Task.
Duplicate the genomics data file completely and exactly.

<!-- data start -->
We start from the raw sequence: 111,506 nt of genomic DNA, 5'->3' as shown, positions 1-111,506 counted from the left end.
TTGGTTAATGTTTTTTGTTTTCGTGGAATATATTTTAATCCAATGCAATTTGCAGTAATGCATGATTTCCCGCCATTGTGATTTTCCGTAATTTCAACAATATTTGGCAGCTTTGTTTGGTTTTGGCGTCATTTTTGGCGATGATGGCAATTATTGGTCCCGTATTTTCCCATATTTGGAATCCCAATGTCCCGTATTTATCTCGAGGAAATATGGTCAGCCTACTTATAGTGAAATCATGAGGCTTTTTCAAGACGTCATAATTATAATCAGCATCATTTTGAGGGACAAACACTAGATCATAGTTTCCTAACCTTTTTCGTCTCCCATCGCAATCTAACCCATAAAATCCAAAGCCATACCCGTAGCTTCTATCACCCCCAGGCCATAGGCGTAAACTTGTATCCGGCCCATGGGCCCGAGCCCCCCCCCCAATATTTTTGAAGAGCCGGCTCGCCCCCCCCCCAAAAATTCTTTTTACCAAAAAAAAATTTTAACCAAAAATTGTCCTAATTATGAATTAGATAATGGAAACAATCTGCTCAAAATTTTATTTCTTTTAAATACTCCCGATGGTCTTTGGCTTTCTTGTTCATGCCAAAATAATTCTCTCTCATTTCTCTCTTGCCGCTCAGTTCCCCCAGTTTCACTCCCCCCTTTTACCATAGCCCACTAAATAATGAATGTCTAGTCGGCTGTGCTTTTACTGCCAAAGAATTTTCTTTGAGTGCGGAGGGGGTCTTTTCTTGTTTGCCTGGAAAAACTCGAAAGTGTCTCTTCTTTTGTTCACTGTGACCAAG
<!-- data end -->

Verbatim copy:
We start from the raw sequence: 111,506 nt of genomic DNA, 5'->3' as shown, positions 1-111,506 counted from the left end.
TTGGTTAATGTTTTTTGTTTTCGTGGAATATATTTTAATCCAATGCAATTTGCAGTAATGCATGATTTCCCGCCATTGTGATTTTCCGTAATTTCAACAATATTTGGCAGCTTTGTTTGGTTTTGGCGTCATTTTTGGCGATGATGGCAATTATTGGTCCCGTATTTTCCCATATTTGGAATCCCAATGTCCCGTATTTATCTCGAGGAAATATGGTCAGCCTACTTATAGTGAAATCATGAGGCTTTTTCAAGACGTCATAATTATAATCAGCATCATTTTGAGGGACAAACACTAGATCATAGTTTCCTAACCTTTTTCGTCTCCCATCGCAATCTAACCCATAAAATCCAAAGCCATACCCGTAGCTTCTATCACCCCCAGGCCATAGGCGTAAACTTGTATCCGGCCCATGGGCCCGAGCCCCCCCCCCAATATTTTTGAAGAGCCGGCTCGCCCCCCCCCCAAAAATTCTTTTTACCAAAAAAAAATTTTAACCAAAAATTGTCCTAATTATGAATTAGATAATGGAAACAATCTGCTCAAAATTTTATTTCTTTTAAATACTCCCGATGGTCTTTGGCTTTCTTGTTCATGCCAAAATAATTCTCTCTCATTTCTCTCTTGCCGCTCAGTTCCCCCAGTTTCACTCCCCCCTTTTACCATAGCCCACTAAATAATGAATGTCTAGTCGGCTGTGCTTTTACTGCCAAAGAATTTTCTTTGAGTGCGGAGGGGGTCTTTTCTTGTTTGCCTGGAAAAACTCGAAAGTGTCTCTTCTTTTGTTCACTGTGACCAAG